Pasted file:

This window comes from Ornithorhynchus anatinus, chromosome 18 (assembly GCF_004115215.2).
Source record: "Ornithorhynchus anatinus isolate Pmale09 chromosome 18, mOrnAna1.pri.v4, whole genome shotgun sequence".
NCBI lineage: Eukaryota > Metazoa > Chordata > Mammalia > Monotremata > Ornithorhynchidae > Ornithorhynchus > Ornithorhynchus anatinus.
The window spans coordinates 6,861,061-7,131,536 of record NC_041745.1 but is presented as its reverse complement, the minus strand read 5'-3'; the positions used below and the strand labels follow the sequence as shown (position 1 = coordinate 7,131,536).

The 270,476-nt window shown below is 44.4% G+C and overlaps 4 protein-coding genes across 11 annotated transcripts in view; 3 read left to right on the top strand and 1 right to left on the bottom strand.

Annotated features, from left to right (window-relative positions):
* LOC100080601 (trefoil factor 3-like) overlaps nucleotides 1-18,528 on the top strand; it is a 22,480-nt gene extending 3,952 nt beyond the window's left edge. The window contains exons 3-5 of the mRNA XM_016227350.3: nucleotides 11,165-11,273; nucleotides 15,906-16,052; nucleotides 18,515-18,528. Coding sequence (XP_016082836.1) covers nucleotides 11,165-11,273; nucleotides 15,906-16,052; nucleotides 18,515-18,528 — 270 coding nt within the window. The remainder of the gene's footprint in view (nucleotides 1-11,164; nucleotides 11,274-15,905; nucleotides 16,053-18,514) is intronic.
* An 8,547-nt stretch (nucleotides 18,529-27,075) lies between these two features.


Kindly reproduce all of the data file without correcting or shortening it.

This window comes from Ornithorhynchus anatinus, chromosome 18 (assembly GCF_004115215.2).
Source record: "Ornithorhynchus anatinus isolate Pmale09 chromosome 18, mOrnAna1.pri.v4, whole genome shotgun sequence".
NCBI lineage: Eukaryota > Metazoa > Chordata > Mammalia > Monotremata > Ornithorhynchidae > Ornithorhynchus > Ornithorhynchus anatinus.
The window spans coordinates 6,861,061-7,131,536 of record NC_041745.1 but is presented as its reverse complement, the minus strand read 5'-3'; the positions used below and the strand labels follow the sequence as shown (position 1 = coordinate 7,131,536).

The 270,476-nt window shown below is 44.4% G+C and overlaps 4 protein-coding genes across 11 annotated transcripts in view; 3 read left to right on the top strand and 1 right to left on the bottom strand.

Annotated features, from left to right (window-relative positions):
* LOC100080601 (trefoil factor 3-like) overlaps nucleotides 1-18,528 on the top strand; it is a 22,480-nt gene extending 3,952 nt beyond the window's left edge. The window contains exons 3-5 of the mRNA XM_016227350.3: nucleotides 11,165-11,273; nucleotides 15,906-16,052; nucleotides 18,515-18,528. Coding sequence (XP_016082836.1) covers nucleotides 11,165-11,273; nucleotides 15,906-16,052; nucleotides 18,515-18,528 — 270 coding nt within the window. The remainder of the gene's footprint in view (nucleotides 1-11,164; nucleotides 11,274-15,905; nucleotides 16,053-18,514) is intronic.
* An 8,547-nt stretch (nucleotides 18,529-27,075) lies between these two features.